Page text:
Pittsburgh River Patrol

Steve Baker writes, “The number of bridges crossing the rivers of Pittsburgh, Pennsylvania are the most concentrated that I have ever seen. You would expect that having all that access to the Allegheny, Monongahela and Ohio rivers would be ground zero for calamities of all kinds. It may be but Pittsburgh has created a River Rescue Patrol to keep these rivers safe. Water is a Many Splendor’ed Thing brings you another water relationship that has a personally significant impact to your life.”  Produced by Steven Baker, Operation Unite® Bringing People Together to Solve Water Problems, Online at www.operationunite.co

 

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In national water news …

Reclamation invests $3.3 million for internal applied science projects to improve modeling, forecasting and data tools

The Bureau of Reclamation Commissioner Brenda Burman announced that Reclamation will invest $3.3 million in 21 projects for WaterSMART Internal Applied Science Tools that build technical capacity within Reclamation.  “Information gained from these applied science tools will allow Reclamation and our partners to use best-available science for optimal water management under variable hydrologic conditions,” Commissioner Burman said. “The projects announced today will help inform specific water management decisions throughout the West.

Click here to continue reading this press release.

This program supports the Department of the Interior’s commitment to meeting the President’s Memorandum on Promoting the Reliable Supply and Delivery of Water in the West.

A project will assist New Mexico and reservoirs throughout the West. It will receive $199,764 to implement a known model to simulate regional climate and physical processes to estimate daily, monthly and annual evaporation across Elephant Butte Reservoir. These estimates will be compared to alternative estimates. The results will be used by the Albuquerque Area Office to support operations, to facilitate method comparison and identify future planning, operational and research needs on the topic. It will help with the development of alternative evaporation estimation techniques, production of daily evaporation time series at a reservoir and a broadening of weather prediction modeling capabilities.

Another project in Arizona will receive $200,000 to enhance precipitation and soil monitoring information in the Aravaipa watershed northeast of Tucson. Currently, there are only two weather stations within the watershed. The project includes the installation of two stations to monitor precipitation and soil moisture, which will better inform the Natural Resources Conservation Service forecasting models and United States Geological Survey surface water models. The work proposed in this project will help Reclamation and local partners predict flood risk, drought, erosion, and water quality concerns and better plan mitigation of these water management issues.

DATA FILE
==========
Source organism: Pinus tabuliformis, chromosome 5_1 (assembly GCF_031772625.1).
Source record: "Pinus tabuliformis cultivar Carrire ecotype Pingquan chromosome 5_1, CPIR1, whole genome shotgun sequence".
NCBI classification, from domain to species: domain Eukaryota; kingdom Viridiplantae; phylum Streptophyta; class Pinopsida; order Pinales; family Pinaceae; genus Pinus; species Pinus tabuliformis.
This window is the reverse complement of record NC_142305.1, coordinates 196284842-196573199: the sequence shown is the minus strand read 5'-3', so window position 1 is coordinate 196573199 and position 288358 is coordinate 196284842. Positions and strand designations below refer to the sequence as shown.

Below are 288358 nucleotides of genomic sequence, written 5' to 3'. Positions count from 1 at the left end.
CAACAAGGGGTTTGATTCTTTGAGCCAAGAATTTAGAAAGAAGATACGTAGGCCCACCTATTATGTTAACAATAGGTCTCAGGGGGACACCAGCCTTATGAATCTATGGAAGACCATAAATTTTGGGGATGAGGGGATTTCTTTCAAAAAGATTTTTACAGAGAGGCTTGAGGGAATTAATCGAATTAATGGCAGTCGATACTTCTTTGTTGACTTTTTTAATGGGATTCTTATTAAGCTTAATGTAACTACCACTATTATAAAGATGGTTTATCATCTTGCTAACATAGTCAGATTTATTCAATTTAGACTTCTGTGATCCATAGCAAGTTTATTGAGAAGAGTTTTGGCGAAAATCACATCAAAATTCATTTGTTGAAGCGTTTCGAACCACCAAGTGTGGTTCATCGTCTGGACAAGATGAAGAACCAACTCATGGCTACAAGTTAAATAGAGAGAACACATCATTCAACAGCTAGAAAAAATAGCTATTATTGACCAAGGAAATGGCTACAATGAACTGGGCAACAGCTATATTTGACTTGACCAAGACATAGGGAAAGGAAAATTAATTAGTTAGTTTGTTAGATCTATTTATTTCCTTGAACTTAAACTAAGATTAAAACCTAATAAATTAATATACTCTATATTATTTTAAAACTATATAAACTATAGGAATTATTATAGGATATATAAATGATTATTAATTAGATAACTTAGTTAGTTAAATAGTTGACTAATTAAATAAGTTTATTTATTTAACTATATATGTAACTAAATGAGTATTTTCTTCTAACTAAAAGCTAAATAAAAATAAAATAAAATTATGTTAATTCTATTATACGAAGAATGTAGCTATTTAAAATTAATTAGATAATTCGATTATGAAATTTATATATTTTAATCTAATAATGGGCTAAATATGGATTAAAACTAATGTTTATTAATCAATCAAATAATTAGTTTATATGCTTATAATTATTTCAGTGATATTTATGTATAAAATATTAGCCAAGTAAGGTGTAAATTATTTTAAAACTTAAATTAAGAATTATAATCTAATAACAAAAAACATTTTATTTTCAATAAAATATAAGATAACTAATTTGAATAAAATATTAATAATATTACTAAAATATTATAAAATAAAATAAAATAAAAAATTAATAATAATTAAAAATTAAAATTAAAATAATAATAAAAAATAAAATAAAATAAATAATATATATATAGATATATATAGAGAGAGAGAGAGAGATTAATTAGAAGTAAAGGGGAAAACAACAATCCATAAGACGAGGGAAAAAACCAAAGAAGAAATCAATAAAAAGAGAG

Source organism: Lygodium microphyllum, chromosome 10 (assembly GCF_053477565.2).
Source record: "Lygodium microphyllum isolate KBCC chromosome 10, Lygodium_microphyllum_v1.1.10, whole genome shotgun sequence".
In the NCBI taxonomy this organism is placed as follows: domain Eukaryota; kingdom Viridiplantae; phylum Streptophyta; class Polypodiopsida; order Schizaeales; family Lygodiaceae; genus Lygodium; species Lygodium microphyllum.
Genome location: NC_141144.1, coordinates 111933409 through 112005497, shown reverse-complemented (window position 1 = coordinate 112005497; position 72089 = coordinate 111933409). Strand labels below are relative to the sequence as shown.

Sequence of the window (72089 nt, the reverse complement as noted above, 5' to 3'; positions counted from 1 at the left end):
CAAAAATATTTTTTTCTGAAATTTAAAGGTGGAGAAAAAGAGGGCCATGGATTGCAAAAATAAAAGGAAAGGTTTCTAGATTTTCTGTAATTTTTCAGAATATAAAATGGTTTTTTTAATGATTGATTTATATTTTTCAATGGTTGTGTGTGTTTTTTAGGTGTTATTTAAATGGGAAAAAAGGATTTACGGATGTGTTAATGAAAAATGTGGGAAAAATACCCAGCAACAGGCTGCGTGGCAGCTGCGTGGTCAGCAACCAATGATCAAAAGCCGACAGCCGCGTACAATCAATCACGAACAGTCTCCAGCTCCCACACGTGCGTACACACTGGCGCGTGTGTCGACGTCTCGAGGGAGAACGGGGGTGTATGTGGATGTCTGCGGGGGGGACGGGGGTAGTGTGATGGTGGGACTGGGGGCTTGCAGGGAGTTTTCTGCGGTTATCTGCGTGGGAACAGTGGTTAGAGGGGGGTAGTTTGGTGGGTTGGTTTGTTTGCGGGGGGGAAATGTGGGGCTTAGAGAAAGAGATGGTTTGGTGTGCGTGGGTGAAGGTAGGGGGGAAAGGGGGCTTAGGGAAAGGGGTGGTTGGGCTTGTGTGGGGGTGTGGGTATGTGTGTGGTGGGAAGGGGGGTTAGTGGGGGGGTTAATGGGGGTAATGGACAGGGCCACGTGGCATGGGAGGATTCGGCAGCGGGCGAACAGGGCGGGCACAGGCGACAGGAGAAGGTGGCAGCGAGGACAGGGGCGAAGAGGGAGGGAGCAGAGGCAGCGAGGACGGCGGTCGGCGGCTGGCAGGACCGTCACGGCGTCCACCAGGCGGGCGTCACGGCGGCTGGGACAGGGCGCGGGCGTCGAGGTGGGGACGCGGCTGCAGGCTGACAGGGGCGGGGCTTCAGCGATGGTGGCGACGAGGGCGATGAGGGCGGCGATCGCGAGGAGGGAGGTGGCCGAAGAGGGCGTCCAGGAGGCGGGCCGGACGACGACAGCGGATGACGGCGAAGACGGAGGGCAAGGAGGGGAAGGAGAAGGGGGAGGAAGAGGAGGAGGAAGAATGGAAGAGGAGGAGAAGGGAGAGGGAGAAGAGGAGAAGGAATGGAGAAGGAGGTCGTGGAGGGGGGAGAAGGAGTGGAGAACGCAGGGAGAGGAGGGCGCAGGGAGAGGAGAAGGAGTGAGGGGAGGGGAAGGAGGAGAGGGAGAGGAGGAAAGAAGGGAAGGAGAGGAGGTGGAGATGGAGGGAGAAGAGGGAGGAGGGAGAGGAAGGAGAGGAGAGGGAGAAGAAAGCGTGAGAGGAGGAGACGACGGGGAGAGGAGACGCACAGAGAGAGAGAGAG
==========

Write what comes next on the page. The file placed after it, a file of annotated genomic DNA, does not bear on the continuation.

A third project will receive $120,000 to do predictive modeling to generate maps of invasive quagga and zebra mussel risk. The results will allow Reclamation to dedicate limited resources to high-risk locations and prepare facilities for potential control costs.

To view a complete list of projects, please visit www.usbr.gov/watersmart/appliedscience.

Applied Science Tools are part of the WaterSMART Program. Through WaterSMART, Reclamation works cooperatively with states, tribes and local entities as they plan for and implement actions to increase water supply reliability through investments to modernize existing infrastructure and attention to local water conflicts. Visit www.usbr.gov/watersmart to learn more.

White House directs agencies to relax enforcement

A memo produced by the White House and sent to agency heads last week instructs them to make significant changes to how and when they bring enforcement cases, telling them not to open multiple investigations into the same company and urging them to seek political appointees’ approval before proceeding with an inquiry.  The new guidance, released Aug. 31, came from the Office of Information and Regulatory Affairs, or OIRA, a unit of the White House that does not typically get involved in enforcement policy. … ”  Read more from the LA Times here:  White House directs agencies to relax enforcement

Investments in water infrastructure are crucial for long-term resilience, says Kate Zerrenner

She writes, “In Texas, we’re getting some much-needed rain. But as with everything in Texas, nothing is done in half-measures. We’ve been in a drought and typically September brings hurricanes to the coast and flooding inland. These trends have been increasing in intensity for the past few years in Texas and across the country as climate change progresses. The more intense booms and busts of weather events are putting stress on water infrastructure, particularly the parts that get clean water to our homes and businesses.  But climate change is not the only danger. Our water infrastructure is old and crumbling. The exploding populations in our cities coupled with increased treatment requirements is making a bad situation worse. … ”  Read more from the Triple Pundit here: Investments in water infrastructure are crucial for long-term resilience

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Also on Maven’s Notebook this weekend …

About the Daily Digest: The Daily Digest is a collection of selected news articles, commentaries and editorials appearing in the mainstream press. Items are generally selected to follow the focus of the Notebook blog. The Daily Digest is published every weekday with a weekend edition posting on Sundays.